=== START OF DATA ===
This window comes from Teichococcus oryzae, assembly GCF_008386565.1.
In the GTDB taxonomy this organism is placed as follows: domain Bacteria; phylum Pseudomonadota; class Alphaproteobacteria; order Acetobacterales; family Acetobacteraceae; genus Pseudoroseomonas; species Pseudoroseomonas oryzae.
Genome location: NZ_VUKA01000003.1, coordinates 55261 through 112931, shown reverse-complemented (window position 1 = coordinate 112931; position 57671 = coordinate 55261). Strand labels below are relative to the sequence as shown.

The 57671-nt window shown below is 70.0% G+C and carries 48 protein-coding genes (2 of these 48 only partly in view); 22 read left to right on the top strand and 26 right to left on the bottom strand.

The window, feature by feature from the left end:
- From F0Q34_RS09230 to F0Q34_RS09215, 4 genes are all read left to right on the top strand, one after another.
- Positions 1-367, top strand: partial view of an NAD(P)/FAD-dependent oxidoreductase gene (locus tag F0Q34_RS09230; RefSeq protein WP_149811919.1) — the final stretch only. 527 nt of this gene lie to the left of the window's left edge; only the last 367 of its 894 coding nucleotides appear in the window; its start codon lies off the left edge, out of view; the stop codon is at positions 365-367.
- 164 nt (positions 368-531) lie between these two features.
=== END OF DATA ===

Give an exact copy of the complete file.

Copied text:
This window comes from Teichococcus oryzae, assembly GCF_008386565.1.
In the GTDB taxonomy this organism is placed as follows: domain Bacteria; phylum Pseudomonadota; class Alphaproteobacteria; order Acetobacterales; family Acetobacteraceae; genus Pseudoroseomonas; species Pseudoroseomonas oryzae.
Genome location: NZ_VUKA01000003.1, coordinates 55261 through 112931, shown reverse-complemented (window position 1 = coordinate 112931; position 57671 = coordinate 55261). Strand labels below are relative to the sequence as shown.

The 57671-nt window shown below is 70.0% G+C and carries 48 protein-coding genes (2 of these 48 only partly in view); 22 read left to right on the top strand and 26 right to left on the bottom strand.

The window, feature by feature from the left end:
- From F0Q34_RS09230 to F0Q34_RS09215, 4 genes are all read left to right on the top strand, one after another.
- Positions 1-367, top strand: partial view of an NAD(P)/FAD-dependent oxidoreductase gene (locus tag F0Q34_RS09230; RefSeq protein WP_149811919.1) — the final stretch only. 527 nt of this gene lie to the left of the window's left edge; only the last 367 of its 894 coding nucleotides appear in the window; its start codon lies off the left edge, out of view; the stop codon is at positions 365-367.
- 164 nt (positions 368-531) lie between these two features.